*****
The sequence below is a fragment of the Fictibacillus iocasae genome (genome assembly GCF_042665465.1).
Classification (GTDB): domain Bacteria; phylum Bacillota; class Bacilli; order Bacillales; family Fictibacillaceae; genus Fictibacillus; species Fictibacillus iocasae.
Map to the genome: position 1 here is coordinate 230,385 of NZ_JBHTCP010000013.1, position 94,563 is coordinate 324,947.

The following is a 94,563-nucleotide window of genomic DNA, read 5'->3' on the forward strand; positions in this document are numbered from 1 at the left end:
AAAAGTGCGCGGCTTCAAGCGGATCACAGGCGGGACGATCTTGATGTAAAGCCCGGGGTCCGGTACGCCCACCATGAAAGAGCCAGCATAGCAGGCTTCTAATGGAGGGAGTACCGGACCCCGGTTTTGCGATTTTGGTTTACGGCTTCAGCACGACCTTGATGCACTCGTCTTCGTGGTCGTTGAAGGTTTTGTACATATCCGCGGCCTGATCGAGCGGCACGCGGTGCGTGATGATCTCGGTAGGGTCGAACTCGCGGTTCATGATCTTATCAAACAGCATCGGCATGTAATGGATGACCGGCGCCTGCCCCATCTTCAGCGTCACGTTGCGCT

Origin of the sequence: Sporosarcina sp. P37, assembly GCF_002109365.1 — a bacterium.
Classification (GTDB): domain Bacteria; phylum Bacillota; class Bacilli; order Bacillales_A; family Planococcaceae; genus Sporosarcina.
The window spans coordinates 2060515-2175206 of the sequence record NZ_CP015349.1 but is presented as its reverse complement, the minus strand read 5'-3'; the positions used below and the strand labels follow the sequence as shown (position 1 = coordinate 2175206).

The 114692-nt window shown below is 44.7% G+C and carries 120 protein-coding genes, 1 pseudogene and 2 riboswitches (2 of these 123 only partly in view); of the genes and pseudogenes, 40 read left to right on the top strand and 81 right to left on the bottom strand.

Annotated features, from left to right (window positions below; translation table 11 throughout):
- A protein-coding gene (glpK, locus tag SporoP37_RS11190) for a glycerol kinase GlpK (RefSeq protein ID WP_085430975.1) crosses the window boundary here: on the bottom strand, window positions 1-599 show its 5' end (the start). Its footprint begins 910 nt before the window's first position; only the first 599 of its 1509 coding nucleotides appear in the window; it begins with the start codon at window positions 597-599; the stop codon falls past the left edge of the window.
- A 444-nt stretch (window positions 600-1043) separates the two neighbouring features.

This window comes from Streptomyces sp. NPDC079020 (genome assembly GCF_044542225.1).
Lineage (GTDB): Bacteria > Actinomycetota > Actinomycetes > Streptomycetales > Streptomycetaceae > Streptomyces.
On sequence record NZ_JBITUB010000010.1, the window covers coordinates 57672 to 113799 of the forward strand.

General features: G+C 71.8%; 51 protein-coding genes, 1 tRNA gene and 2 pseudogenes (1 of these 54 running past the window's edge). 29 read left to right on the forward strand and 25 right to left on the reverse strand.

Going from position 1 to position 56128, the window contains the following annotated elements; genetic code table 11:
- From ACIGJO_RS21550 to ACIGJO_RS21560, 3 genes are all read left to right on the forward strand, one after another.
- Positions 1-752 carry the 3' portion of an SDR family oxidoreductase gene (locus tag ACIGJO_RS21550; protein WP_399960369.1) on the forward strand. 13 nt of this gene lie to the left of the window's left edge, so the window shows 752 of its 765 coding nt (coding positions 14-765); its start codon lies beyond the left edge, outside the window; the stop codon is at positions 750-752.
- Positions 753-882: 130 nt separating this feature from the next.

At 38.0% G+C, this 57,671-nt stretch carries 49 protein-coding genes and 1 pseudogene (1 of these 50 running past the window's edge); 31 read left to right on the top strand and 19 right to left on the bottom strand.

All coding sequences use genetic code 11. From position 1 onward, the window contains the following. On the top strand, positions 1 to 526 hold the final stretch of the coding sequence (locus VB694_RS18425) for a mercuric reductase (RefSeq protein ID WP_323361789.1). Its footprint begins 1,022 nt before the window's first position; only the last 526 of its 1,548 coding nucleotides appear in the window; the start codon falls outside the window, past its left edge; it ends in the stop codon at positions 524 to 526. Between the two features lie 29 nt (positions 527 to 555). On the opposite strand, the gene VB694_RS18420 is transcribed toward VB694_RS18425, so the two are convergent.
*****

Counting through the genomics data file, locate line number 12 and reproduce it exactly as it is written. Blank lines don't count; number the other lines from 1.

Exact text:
- A 444-nt stretch (window positions 600-1043) separates the two neighbouring features.